Thursday, April 14, 2011
Rob Verchick (Loyola) has a thoughtful editorial in the Christian Science Monitor about recovery from the recent earthquake and tsunami:
In policymaking circles, the questions are already flying. What parts of the landscape should be restored? How safe should sea walls and nuclear reactors be? How should the public participate in this debate? Looking to the recent history of disaster recovery, leaders are given two contrasting models for how to approach rebuilding: the heavy-handed approach of Kobe, Japan’s Mayor Kazutoshi Sasayama after the Great Hanshin earthquake in 1995 or the hands-off approach of Mayor Ray Nagin in New Orleans after hurricane or. Should leaders favor the heavy hand or the light touch? If history’s a guide, the path will be muddy. But already it may be taking shape.
Read more here.
I'm also disturbed by a recent article in The New York Times about how the nuclear industry relies on a large temporary workforce of economically vulnerable workers who brave extreme exposure to radiation without much training or job security. And, according to the article, this is not just a minority of low level workers, but the vast majority of the work force at plants such as Fukushima Daiichi.
Collectively, these contractors were exposed to levels of radiation about 16 times as high as the levels faced by Tokyo Electric employees last year, according to Japan’s Nuclear and Industrial Safety Agency, which regulates the industry. These workers remain vital to efforts to contain the nuclear crisis at the Fukushima nuclear plants.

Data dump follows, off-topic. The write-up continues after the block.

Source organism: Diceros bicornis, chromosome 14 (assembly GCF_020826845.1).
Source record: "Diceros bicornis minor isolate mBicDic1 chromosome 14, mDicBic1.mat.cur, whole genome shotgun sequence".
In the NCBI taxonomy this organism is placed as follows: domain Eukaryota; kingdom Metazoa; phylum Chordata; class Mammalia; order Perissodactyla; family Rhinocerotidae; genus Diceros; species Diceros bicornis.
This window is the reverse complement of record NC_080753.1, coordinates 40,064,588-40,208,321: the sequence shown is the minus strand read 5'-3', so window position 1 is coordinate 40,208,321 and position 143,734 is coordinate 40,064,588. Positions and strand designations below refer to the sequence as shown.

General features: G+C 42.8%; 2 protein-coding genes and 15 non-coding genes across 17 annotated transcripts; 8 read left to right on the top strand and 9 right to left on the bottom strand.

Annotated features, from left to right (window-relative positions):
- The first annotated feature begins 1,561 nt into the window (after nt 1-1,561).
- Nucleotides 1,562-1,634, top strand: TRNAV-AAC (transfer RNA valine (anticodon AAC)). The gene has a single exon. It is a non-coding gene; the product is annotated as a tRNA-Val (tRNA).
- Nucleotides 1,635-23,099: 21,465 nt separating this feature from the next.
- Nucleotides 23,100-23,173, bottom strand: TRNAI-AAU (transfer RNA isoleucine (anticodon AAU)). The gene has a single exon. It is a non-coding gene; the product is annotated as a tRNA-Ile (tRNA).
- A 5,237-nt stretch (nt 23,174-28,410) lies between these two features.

They are emblematic of Japan’s two-tiered work force, with an elite class of highly paid employees at top companies and a subclass of laborers who work for less pay, have less job security and receive fewer benefits. Such labor practices have both endangered the health of these workers and undermined safety at Japan’s 55 nuclear reactors, critics charge.
“This is the hidden world of nuclear power,” said Yuko Fujita, a former physics professor at Keio University in Tokyo and a longtime campaigner for improved labor conditions in the nuclear industry. “Wherever there are hazardous conditions, these laborers are told to go. It is dangerous for them, and it is dangerous for nuclear safety.”
This disaster has raised serious questions about long-settled practices, in land use, disaster recovery, and energy generation. My hope is that the recovery process will teach us something about dealing effectively and humbly with the power of nature and its effect on how we order our lives.
Jamie Baker Roskie